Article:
They've got lying taped
Do the Zuma spy tapes actually exist? You will remember, dear reader, that excerpts from these supposed spy tapes were handed to the National Prosecuting Authority by President Jacob Zuma's legal team in order to show that the corruption case against him was politically motivated and manipulated. The NPA then dropped charges against Zuma.
This cleared the way for him to become president without actually answering the charges of corruption against him. Those allegations of corruption against him stand to this day.
Zuma is currently fighting attempts to have the tapes released to the DA. Why? If they exist, they don't actually belong to him but to the state security agencies.
Yet, on Friday, his spokesman, Mac Maharaj, confirmed that Zuma had applied for leave to appeal against the high court decision that the NPA must hand over the so-called spy tapes.
It would seem that our president will go to the ends of the earth to ensure that evidence that, it is claimed, shows him to be a victim of political manipulation is not shown to the rest of us, the citizens who pay his salary.
Or maybe the tapes don't exist. Perhaps that excerpt that purports to illustrate the existence of a conspiracy to send Zuma to jail was actually manufactured for nefarious purposes?
I say this because for years now I have wondered - on these pages and elsewhere - whether we actually have a functioning intelligence-gathering agency in South Africa. On the current evidence, I would say that our intelligence agencies are in disarray, provide poor or non-existent intelligence and are used in factional battles in the ANC.
We do not have credible intelligence agencies. We have dangerous, armed, politicised entities that are being used in the way that Imbokodo, the ANC's internal intelligence unit during its years in exile, was used. Imbokodo was notorious for fabricating charges against innocent and loyal members and ensuring that they were sent to the notorious ANC prison camp Quattro, where torture and death were the order of the day.
Our intelligence agencies make up much of what they say to help assassinate the political existence of those perceived to be the enemies of their masters. In doing so they will thumb-suck, lie, fabricate and tarnish anyone in their political principals' path.
Consider the case of Sdumo Dlamini, the president of Cosatu. I have interviewed Dlamini numerous times and have found him personable and charming. He is an ally of Zuma and is currently engaged in a massive battle against Cosatu general secretary Zwelinzima Vavi about the future of the union federation.
The Dlamini group wants Vavi out.
Dlamini has been accused of circulating a so-called "intelligence report" about Vavi among Cosatu affiliate unions. The report contains numerous allegations of US funding of various organisations and persons - including Vavi - allegedly to undermine the government. Evidence of this is not proffered.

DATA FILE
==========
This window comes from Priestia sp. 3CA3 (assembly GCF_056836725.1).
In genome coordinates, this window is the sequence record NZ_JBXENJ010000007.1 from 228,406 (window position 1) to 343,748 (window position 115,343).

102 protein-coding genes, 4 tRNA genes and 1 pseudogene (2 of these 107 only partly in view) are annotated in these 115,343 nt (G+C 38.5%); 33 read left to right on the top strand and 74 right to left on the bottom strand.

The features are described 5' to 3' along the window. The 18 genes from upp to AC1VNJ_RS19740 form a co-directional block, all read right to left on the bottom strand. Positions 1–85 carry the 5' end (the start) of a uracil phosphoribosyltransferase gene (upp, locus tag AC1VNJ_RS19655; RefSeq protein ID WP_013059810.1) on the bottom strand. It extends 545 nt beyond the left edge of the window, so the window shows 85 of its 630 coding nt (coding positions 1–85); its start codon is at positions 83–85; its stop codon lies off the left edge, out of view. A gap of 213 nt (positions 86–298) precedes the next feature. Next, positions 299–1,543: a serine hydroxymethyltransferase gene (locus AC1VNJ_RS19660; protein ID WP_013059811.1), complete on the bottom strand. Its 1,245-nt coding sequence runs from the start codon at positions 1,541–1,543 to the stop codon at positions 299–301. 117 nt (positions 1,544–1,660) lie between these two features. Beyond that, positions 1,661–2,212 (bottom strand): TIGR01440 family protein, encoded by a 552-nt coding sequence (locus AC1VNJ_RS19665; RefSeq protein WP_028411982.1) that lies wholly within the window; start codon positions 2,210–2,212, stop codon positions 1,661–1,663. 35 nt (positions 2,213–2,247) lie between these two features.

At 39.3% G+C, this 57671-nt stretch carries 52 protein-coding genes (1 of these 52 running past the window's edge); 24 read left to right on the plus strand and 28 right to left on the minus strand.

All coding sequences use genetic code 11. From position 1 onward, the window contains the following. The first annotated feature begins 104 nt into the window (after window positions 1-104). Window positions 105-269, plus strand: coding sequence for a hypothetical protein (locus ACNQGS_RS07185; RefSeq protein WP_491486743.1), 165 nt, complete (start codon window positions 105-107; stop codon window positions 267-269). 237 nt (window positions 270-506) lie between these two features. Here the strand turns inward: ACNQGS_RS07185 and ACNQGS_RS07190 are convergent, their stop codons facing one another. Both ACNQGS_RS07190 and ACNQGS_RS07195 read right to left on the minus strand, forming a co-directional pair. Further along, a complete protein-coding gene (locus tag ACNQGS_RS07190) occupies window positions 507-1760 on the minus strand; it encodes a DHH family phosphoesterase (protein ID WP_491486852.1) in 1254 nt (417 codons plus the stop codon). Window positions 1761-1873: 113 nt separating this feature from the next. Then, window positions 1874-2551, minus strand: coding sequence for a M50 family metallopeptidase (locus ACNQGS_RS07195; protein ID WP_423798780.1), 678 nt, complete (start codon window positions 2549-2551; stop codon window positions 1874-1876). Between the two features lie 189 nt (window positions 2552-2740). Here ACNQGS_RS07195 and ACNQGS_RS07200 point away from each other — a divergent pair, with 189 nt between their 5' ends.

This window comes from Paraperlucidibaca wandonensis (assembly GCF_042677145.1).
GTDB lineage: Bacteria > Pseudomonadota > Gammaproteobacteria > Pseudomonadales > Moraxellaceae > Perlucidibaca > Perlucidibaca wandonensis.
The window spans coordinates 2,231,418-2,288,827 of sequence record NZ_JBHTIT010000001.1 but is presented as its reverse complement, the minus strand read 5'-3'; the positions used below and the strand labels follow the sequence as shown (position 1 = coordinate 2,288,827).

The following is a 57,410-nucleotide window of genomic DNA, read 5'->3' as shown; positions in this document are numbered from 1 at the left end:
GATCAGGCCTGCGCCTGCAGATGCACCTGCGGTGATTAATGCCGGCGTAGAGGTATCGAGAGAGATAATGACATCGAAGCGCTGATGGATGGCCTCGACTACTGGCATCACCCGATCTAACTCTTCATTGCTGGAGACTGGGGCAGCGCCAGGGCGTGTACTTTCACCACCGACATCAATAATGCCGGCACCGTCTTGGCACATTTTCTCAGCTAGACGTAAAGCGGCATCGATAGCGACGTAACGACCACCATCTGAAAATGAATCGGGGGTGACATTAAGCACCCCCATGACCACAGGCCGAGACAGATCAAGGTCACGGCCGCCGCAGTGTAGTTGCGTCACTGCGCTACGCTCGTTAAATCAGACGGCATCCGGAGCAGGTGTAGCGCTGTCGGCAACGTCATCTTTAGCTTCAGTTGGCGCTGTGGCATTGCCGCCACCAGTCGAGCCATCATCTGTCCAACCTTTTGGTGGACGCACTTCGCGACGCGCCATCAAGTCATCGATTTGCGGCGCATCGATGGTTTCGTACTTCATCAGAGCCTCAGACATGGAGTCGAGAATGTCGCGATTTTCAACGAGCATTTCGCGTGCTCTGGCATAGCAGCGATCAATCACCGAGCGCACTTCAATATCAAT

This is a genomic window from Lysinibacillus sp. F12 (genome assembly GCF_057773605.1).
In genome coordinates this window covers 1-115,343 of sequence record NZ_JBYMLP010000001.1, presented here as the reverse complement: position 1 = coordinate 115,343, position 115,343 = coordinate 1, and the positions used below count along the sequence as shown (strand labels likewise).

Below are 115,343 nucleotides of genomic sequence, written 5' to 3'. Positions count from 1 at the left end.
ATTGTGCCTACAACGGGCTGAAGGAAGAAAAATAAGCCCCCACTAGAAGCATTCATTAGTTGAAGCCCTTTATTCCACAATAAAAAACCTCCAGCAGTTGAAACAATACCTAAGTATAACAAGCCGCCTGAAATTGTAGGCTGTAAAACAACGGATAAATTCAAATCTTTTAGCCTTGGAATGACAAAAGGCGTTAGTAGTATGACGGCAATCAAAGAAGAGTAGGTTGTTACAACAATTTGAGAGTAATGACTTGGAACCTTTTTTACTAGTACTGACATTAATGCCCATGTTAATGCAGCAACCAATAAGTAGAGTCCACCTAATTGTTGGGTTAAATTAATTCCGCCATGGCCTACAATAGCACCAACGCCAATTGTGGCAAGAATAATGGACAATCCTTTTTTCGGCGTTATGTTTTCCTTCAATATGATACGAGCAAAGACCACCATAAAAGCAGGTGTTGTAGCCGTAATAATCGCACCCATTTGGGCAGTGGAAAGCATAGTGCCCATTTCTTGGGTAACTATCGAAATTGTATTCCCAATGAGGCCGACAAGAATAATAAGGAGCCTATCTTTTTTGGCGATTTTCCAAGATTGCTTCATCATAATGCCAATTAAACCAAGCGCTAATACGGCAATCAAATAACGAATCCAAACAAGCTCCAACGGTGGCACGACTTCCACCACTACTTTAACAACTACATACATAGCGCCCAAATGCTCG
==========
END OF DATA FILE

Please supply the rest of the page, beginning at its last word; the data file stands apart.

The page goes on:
Vavi claims that state intelligence agencies compiled the report. The Ministry of State Security has denied knowledge of the report.
I was travelling in the US last week when I heard that one of the claims in this fake report names me, among tens of others, as a "media boss" who advised Agang founder Mamphela Ramphele. I have met Ramphele on only two occasions - and on both occasions I was interviewing her for television. I have never spoken to her privately let alone advised her. And am I "a media boss"? Really?
Yet some twerp paid by our taxes has blithely written this tosh about all the people named in the report. It is amazing.
What is even more amazing is that people like Dlamini believe this stuff. You will remember the terribly badly written, ludicrous, Browse Mole Report of 2006, which alleged that senior ANC leaders such as Saki Macozoma were engaged in online chats in which they that conspired against other leaders. Some of these leaders couldn't even type www, but ANC executive committee members believed it.
We know that a few years ago the leaders of the intelligence services were fired by the minister, Siyabonga Cwele, because they warned against the influence of the Gupta family on Zuma, claiming it posed a national security threat. We know that Cwele's ministry was the mover and shaker to gag the media with the secrecy bill, now ready to be signed into law by Zuma. We know of the shenanigans around the so-called police crime intelligence unit and its leadership.
All this points to one thing and one thing only: South Africa has no real intelligence capability. Instead, what it has is a factionalised, dangerous, politicised private army that lies to protect Zuma.
I doubt the Zuma spy tapes exist. They were possibly manufactured to get Zuma off the hook. If they do exist then they should be released.
Or Zuma should stand trial for alleged corruption.